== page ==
All Tesla vehicles, apart from incredibly early Model S vehicles manufactured before September 2014, have included some sort of Autopilot hardware. When Tesla switched from using Mobileye to using their own system in October 2016, there was a significant difference between the two systems. The capabilities of the older Autopilot have been reached, however Tesla claims that the FSD system is still under development and has the potential to eventually achieve full self-driving capability.
Features and Upgrades
From the time the Model S was introduced until about 2018, a wide range of options became accessible. Over time, some of these possibilities evolved into conventional fits, while others were completely abandoned.
You need access to the car and to review the manual and settings to find out what hardware versions a Tesla must find out what standard features are accessible, such as autopilot hardware, suspension, premium audio, cold weather pack, etc. One of the highlights for a Model S upgrade is going Plaid.
When a car passes through Tesla's hands, i.e., when it is taken in as a part exchange or returned at the end of a finance agreement, the free supercharging benefit is revoked, even if Tesla afterwards sells the car into the trade. This change will take effect in July 2019. Nevertheless, you must inspect the vehicle because it may have previously been sold as a used vehicle by Tesla and experienced this problem.
All-round Tesla Experience
With an estimated driving range of up to 412 miles, the Tesla Model S is still among the most alluring and appealing solutions in that expanding market sector (depending on the model). The 1020-hp Plaid version of the Model S may give supercar acceleration for a hefty price tag, and it can be used for extended travels with ease. No matter whatever version you choose, the Model S boasts full-time all-wheel drive thanks to dedicated electric motors for the front and rear axles. The different types of acceleration varies greatly, from fantastic to fierce.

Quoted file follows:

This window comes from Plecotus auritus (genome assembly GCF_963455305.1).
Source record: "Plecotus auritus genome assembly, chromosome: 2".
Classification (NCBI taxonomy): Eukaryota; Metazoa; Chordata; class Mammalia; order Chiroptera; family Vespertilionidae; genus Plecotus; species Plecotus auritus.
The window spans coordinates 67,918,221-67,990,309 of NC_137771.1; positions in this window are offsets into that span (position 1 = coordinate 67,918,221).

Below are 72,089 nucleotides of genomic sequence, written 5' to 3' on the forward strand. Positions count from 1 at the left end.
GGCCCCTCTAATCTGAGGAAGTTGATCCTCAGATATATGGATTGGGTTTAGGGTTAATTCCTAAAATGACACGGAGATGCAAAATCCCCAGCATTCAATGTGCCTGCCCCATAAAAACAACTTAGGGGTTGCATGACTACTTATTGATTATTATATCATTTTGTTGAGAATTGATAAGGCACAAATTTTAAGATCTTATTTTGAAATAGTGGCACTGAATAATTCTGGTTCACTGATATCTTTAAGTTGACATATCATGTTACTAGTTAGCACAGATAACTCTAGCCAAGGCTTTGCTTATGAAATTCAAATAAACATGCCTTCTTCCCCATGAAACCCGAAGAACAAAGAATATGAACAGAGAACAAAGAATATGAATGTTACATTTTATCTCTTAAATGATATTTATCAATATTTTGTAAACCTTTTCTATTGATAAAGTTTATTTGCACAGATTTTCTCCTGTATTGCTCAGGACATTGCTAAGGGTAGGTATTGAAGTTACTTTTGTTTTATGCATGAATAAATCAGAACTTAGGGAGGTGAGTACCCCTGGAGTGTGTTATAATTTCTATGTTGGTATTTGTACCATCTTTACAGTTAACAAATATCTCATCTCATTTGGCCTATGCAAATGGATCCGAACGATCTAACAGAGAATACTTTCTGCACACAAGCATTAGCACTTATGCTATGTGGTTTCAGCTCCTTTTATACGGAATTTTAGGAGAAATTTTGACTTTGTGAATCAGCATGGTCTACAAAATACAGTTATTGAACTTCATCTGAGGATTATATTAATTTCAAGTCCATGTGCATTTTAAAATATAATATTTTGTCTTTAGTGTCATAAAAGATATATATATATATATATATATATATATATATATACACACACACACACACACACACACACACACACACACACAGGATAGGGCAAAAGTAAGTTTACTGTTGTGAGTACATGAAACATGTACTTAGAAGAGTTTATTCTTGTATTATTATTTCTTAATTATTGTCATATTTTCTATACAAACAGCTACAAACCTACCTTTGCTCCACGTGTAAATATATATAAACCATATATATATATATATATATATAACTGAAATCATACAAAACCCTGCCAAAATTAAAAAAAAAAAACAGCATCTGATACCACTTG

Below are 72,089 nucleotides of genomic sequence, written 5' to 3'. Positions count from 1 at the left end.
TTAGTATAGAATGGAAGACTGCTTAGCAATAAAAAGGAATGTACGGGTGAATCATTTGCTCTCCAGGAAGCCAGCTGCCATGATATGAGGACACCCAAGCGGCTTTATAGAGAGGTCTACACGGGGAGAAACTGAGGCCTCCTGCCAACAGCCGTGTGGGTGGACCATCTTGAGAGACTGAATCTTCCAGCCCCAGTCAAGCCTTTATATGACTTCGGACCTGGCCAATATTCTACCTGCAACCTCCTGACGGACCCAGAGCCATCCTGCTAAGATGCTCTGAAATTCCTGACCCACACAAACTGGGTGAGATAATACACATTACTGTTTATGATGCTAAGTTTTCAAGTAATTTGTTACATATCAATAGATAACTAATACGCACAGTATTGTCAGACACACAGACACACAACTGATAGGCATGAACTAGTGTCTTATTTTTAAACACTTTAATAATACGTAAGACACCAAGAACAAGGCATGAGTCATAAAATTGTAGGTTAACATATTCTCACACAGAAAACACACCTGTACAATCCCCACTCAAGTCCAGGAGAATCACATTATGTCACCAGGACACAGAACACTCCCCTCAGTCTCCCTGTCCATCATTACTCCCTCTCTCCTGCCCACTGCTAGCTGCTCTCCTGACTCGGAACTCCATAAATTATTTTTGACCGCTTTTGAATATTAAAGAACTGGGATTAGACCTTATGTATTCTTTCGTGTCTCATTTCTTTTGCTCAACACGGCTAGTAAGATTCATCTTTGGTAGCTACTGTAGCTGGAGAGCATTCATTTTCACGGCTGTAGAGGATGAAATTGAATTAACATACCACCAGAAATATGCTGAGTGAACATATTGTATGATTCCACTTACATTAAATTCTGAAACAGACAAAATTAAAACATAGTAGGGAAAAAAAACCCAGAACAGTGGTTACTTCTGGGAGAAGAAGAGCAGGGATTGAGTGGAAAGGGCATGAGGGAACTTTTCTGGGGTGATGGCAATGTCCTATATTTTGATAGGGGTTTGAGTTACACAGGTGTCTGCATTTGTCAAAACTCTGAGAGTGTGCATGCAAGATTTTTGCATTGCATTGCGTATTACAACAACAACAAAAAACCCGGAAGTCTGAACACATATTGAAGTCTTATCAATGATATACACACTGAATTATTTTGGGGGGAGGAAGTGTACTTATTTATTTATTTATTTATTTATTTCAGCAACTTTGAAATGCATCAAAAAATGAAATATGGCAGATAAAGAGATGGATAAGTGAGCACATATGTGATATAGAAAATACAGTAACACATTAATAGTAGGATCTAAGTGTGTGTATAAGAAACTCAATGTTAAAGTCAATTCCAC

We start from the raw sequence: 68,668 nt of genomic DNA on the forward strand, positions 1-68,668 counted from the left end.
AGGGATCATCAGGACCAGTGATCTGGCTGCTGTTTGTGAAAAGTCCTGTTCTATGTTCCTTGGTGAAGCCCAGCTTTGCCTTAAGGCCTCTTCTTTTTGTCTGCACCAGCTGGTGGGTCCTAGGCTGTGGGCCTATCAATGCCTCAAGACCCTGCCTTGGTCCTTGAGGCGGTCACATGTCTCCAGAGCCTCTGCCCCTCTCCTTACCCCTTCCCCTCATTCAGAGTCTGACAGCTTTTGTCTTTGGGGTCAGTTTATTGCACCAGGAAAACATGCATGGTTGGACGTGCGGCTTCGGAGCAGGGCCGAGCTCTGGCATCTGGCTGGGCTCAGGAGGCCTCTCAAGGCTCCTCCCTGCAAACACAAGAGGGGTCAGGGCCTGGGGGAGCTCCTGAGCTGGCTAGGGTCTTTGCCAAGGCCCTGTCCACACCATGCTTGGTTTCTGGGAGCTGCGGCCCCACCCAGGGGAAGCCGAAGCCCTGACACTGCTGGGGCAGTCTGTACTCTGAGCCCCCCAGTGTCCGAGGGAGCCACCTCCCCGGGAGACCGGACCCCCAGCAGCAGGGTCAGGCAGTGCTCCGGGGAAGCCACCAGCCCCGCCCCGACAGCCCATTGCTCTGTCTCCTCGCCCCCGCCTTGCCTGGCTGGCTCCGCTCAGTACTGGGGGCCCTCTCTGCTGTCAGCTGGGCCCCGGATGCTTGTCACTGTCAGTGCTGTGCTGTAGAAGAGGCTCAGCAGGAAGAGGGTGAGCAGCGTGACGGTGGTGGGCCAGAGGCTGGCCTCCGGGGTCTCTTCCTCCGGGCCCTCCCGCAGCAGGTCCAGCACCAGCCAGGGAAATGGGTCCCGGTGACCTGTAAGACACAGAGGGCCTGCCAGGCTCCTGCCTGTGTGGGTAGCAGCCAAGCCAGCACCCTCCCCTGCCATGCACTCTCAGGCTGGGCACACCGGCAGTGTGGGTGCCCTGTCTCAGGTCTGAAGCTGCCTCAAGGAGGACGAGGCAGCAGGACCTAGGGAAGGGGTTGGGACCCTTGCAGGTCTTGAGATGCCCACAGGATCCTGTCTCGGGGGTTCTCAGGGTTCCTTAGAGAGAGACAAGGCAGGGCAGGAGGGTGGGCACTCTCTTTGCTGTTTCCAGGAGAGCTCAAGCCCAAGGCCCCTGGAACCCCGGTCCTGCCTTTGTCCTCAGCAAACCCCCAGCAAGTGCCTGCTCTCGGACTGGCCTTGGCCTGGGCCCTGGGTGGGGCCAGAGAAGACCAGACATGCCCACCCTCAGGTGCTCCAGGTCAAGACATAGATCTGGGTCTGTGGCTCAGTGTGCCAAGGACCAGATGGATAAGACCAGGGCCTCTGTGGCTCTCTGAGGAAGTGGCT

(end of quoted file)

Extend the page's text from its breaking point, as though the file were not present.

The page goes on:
Tesla Model S 2022 Interior
Due to its quick power delivery, the 2020 Model S can reach 60 mph in a scorching 2.4 seconds and provided nonstop entertainment. In actual market testing, the Plaid model's third electric motor increased cumulative output to 1020 horsepower, enabling it to accelerate from 0 to 60 mph in under 2.1 seconds.
With a sizable room for back baggage room and a front trunk for additional space, the Model S is extremely useful. The base Model S has established itself as a nimble sports sedan with precise driving and well-controlled body movements. Two different settings allow drivers to choose heavy or light steering effort, but neither of them enable more feedback from the road. Ride comfort is good, feature-rich infotainment, the handling is crisp, and it's confident and almost tranquil on the highway.